Wiesenthal Center to Germany: restore circumcision
The Wiesenthal Center on Thursday urged authorities in Berlin to overturn a court ruling banning circumcision, saying it would be “a stain on today’s Germany” to let it stand.
The Los Angeles-based Jewish lobby group said Chancellor Angela Merkel and German lawmakers should act immediately to reverse the June 26 ruling by a regional court in Cologne.
The German court ruling “is an attack on one of the fundamental principles of Judaism,” wrote Rabbis Marvin Hier and Abraham Cooper, founder and dean and associate dean of the Center in a letter to Merkel.
“For 3,500 years, every male child has entered the Jewish people through the rite of circumcision. We are not talking about a mere custom, but a biblical principle that has defined the Jewish people from time immemorial.”
They noted that Nazi dictator Adolf Hitler said “in one of his infamous anti-Semitic rants” that “conscience is a Jewish invention, it is a blemish like circumcision.”
“Since the defeat of Nazism, Germany has come a long way, and worked very hard to successfully chart a new course after the horrific legacy of the Holocaust by guaranteeing religious freedom and democracy,” they wrote.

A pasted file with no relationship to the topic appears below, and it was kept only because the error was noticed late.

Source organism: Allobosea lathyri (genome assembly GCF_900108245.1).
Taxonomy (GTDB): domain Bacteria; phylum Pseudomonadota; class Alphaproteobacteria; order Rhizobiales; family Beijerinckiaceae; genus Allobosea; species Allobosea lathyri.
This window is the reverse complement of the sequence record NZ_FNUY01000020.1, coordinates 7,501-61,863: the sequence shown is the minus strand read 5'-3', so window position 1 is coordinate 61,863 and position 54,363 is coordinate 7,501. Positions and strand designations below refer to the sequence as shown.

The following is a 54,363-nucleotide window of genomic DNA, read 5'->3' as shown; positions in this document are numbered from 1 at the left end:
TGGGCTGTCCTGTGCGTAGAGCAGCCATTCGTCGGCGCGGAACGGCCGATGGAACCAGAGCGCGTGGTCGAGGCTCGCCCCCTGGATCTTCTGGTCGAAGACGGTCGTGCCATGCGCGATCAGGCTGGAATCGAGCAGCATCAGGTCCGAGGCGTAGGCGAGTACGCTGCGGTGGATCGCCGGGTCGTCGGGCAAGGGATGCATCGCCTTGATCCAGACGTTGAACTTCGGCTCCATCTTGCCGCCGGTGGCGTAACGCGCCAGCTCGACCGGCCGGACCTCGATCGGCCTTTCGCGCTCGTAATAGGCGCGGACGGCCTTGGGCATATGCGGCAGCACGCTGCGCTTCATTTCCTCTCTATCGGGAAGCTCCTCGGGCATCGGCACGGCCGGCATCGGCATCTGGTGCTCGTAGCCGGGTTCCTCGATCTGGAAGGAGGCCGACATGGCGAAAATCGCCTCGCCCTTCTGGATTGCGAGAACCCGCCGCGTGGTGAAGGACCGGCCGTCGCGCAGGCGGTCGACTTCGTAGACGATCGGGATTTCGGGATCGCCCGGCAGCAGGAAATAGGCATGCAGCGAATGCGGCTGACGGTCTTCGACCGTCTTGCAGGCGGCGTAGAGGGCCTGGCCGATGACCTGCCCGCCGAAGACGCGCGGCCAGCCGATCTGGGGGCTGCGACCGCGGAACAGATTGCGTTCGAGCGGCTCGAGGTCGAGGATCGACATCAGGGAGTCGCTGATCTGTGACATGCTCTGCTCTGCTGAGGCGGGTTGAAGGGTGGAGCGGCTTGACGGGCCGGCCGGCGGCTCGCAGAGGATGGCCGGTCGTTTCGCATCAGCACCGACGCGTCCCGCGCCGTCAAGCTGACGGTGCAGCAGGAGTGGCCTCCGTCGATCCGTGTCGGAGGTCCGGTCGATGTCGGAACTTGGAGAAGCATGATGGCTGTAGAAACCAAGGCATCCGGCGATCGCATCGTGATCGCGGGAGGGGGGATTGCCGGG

“It would be a stain on today’s Germany to have this ruling stand,” the rabbis added.
In a decision that sparked outrage from German Jewish and Muslim groups, the German court ruled against a doctor in Cologne who had circumcised a four-year-old Muslim boy on his parents’ wishes.
The judges ruled — in what could set a legal precedent — that the “fundamental right of the child to bodily integrity outweighed the fundamental rights of the parents.”
The ruling marked a “big blow against integration,” a spokesman for the Coordinating Council of Muslims in Germany, one of some 20 groups representing most of Germany’s around four million Muslims, said on Wednesday.